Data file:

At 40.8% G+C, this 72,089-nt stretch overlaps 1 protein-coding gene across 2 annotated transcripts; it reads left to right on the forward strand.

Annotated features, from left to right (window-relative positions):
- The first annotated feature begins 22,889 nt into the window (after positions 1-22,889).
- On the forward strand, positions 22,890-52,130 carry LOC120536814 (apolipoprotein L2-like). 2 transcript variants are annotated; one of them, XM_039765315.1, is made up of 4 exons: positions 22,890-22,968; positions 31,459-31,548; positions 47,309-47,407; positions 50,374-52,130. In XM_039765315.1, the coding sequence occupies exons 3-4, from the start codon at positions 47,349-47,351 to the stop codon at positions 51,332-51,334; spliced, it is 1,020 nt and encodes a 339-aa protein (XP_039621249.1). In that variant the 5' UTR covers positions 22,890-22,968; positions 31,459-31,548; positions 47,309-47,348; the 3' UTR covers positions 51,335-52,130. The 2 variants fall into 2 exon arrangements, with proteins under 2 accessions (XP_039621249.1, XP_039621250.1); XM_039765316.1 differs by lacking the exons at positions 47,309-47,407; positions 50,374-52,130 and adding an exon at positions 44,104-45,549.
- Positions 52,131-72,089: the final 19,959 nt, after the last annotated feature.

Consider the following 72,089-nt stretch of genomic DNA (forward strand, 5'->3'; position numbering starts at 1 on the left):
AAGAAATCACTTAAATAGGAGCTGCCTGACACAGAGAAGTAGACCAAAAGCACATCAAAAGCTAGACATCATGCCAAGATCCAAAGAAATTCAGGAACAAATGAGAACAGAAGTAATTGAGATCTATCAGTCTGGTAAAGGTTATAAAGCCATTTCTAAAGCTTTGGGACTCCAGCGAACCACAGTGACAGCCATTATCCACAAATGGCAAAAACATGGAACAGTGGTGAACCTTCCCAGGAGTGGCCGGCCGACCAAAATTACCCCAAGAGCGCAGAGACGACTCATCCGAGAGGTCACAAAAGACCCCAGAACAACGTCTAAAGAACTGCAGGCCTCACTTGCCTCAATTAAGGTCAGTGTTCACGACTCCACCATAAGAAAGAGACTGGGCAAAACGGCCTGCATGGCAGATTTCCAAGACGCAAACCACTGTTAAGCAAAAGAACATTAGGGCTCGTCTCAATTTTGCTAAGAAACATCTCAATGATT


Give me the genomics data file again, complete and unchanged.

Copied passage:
At 40.8% G+C, this 72,089-nt stretch overlaps 1 protein-coding gene across 2 annotated transcripts; it reads left to right on the forward strand.

Annotated features, from left to right (window-relative positions):
- The first annotated feature begins 22,889 nt into the window (after positions 1-22,889).
- On the forward strand, positions 22,890-52,130 carry LOC120536814 (apolipoprotein L2-like). 2 transcript variants are annotated; one of them, XM_039765315.1, is made up of 4 exons: positions 22,890-22,968; positions 31,459-31,548; positions 47,309-47,407; positions 50,374-52,130. In XM_039765315.1, the coding sequence occupies exons 3-4, from the start codon at positions 47,349-47,351 to the stop codon at positions 51,332-51,334; spliced, it is 1,020 nt and encodes a 339-aa protein (XP_039621249.1). In that variant the 5' UTR covers positions 22,890-22,968; positions 31,459-31,548; positions 47,309-47,348; the 3' UTR covers positions 51,335-52,130. The 2 variants fall into 2 exon arrangements, with proteins under 2 accessions (XP_039621249.1, XP_039621250.1); XM_039765316.1 differs by lacking the exons at positions 47,309-47,407; positions 50,374-52,130 and adding an exon at positions 44,104-45,549.
- Positions 52,131-72,089: the final 19,959 nt, after the last annotated feature.

Consider the following 72,089-nt stretch of genomic DNA (forward strand, 5'->3'; position numbering starts at 1 on the left):
AAGAAATCACTTAAATAGGAGCTGCCTGACACAGAGAAGTAGACCAAAAGCACATCAAAAGCTAGACATCATGCCAAGATCCAAAGAAATTCAGGAACAAATGAGAACAGAAGTAATTGAGATCTATCAGTCTGGTAAAGGTTATAAAGCCATTTCTAAAGCTTTGGGACTCCAGCGAACCACAGTGACAGCCATTATCCACAAATGGCAAAAACATGGAACAGTGGTGAACCTTCCCAGGAGTGGCCGGCCGACCAAAATTACCCCAAGAGCGCAGAGACGACTCATCCGAGAGGTCACAAAAGACCCCAGAACAACGTCTAAAGAACTGCAGGCCTCACTTGCCTCAATTAAGGTCAGTGTTCACGACTCCACCATAAGAAAGAGACTGGGCAAAACGGCCTGCATGGCAGATTTCCAAGACGCAAACCACTGTTAAGCAAAAGAACATTAGGGCTCGTCTCAATTTTGCTAAGAAACATCTCAATGATT